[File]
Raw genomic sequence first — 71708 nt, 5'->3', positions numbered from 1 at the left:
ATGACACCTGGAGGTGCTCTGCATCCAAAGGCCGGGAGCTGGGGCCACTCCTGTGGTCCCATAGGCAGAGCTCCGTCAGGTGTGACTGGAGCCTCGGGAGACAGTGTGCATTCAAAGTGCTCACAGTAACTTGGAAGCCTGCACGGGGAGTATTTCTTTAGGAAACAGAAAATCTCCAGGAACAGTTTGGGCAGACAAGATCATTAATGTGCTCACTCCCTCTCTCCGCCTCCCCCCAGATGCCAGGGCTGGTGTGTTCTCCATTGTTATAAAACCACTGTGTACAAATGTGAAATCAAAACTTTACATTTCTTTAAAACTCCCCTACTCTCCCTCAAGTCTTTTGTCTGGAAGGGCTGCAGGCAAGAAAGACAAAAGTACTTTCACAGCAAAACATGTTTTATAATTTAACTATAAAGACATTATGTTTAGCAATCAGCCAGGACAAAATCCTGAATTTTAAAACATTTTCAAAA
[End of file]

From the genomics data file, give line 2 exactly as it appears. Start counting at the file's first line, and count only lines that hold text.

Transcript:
ATGACACCTGGAGGTGCTCTGCATCCAAAGGCCGGGAGCTGGGGCCACTCCTGTGGTCCCATAGGCAGAGCTCCGTCAGGTGTGACTGGAGCCTCGGGAGACAGTGTGCATTCAAAGTGCTCACAGTAACTTGGAAGCCTGCACGGGGAGTATTTCTTTAGGAAACAGAAAATCTCCAGGAACAGTTTGGGCAGACAAGATCATTAATGTGCTCACTCCCTCTCTCCGCCTCCCCCCAGATGCCAGGGCTGGTGTGTTCTCCATTGTTATAAAACCACTGTGTACAAATGTGAAATCAAAACTTTACATTTCTTTAAAACTCCCCTACTCTCCCTCAAGTCTTTTGTCTGGAAGGGCTGCAGGCAAGAAAGACAAAAGTACTTTCACAGCAAAACATGTTTTATAATTTAACTATAAAGACATTATGTTTAGCAATCAGCCAGGACAAAATCCTGAATTTTAAAACATTTTCAAAA